Company stock, especially if it was awarded as part of a long term incentive package, can be a terrific way to build wealth. But it can be a double-edged sword, too. Over-concentration in a single stock probably represents one of the biggest mistakes we have seen retirees make. And when the stock is from the company where they built their career, they may have a strong emotional attachment that can cloud judgement.
Such over-reliance and over-confidence can be nearly fatal to your retirement plans and dreams when an investor rides a single stock up, and then back down again (remember Enron and Worldcom?).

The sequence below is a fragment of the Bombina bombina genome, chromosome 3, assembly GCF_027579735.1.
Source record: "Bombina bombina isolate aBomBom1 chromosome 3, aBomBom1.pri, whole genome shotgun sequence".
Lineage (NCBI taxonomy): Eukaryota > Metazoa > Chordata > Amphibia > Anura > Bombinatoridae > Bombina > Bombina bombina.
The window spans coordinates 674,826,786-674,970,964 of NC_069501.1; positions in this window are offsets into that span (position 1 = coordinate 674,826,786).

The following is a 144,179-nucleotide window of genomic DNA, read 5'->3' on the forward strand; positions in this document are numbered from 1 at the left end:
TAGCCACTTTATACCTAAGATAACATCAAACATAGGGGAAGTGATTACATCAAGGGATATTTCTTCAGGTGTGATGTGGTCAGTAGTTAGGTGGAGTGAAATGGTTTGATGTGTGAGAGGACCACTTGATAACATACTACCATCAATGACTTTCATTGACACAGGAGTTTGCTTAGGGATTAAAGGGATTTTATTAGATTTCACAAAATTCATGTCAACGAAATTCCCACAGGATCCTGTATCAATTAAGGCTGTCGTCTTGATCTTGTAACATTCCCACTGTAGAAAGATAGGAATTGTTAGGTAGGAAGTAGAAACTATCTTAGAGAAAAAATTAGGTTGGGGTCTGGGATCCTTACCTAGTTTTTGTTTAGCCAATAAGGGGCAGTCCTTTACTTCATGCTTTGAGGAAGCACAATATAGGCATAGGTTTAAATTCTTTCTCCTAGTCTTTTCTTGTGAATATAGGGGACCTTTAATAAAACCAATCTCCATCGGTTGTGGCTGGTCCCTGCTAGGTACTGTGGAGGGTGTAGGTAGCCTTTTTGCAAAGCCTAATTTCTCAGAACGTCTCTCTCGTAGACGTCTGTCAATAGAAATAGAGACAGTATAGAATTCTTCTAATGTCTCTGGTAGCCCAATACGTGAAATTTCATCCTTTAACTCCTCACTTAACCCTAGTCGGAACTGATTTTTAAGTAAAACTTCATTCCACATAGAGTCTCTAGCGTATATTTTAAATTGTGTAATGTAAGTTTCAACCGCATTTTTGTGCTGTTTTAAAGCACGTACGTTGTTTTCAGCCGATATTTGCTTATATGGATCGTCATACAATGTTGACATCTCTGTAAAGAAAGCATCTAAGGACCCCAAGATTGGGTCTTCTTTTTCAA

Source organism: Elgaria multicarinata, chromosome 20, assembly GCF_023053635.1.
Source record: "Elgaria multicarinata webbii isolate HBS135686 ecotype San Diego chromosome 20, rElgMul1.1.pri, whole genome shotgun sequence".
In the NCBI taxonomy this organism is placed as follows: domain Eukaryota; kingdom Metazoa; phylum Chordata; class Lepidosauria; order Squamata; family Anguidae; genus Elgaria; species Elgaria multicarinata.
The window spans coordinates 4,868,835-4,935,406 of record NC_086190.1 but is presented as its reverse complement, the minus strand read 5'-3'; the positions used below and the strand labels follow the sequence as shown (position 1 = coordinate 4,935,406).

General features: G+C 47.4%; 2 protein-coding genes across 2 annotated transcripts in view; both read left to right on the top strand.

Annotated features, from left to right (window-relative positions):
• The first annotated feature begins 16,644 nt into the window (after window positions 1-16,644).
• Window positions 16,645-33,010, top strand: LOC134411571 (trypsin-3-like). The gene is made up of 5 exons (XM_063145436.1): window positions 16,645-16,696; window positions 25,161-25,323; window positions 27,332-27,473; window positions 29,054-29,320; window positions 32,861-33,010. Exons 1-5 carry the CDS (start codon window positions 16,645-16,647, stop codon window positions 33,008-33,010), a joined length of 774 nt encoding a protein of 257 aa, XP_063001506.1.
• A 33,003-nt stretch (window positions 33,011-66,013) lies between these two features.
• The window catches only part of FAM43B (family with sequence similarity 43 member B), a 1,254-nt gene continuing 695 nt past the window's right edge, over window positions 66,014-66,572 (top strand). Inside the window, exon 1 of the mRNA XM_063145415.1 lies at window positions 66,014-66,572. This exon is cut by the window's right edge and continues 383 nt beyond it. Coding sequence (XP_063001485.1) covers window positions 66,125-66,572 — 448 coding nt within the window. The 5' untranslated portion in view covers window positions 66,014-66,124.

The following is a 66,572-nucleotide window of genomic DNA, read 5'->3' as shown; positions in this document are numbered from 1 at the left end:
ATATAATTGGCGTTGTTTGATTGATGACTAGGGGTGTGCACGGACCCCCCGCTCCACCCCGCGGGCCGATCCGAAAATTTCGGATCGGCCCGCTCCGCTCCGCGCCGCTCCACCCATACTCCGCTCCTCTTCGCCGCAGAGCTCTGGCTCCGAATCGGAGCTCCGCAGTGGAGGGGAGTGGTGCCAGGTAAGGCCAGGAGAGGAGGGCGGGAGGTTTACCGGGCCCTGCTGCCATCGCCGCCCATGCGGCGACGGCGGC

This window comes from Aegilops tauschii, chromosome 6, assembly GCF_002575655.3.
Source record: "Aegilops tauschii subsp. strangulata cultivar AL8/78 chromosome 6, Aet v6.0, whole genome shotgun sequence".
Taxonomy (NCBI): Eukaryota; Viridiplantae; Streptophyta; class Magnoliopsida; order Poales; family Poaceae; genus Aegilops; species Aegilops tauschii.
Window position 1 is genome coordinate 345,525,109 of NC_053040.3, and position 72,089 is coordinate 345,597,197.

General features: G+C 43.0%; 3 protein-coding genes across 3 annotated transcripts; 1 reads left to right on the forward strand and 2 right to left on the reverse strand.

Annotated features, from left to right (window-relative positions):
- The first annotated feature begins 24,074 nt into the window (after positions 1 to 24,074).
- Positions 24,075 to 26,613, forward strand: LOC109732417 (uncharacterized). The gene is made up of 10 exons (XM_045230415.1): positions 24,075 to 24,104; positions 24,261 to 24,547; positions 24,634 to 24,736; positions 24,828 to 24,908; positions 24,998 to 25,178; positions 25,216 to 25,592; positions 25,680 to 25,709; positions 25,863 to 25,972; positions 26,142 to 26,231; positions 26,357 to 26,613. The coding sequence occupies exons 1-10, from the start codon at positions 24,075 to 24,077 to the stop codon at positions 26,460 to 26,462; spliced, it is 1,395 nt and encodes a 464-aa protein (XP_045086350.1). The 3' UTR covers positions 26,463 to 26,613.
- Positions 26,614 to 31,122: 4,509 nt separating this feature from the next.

I recently had a client with more than 50% of his net worth in his company stock. He understood this risk and wanted to enter retirement without staking his financial future on a single stock. So we put together a three-pronged plan:
- We sold some of the stock to create a portfolio that would be more diversified and produce better income. We spread out the sales over a period of time to reduce his taxes
- We used the stock with the lowest cost basis to fund charitable giving. This was important part of the legacy he wanted to leave.
- We retained a much smaller, more reasonable number of shares because he believed it might continue to appreciate. But, we agreed to watch it carefully and trigger additional sales if fundamentals changed.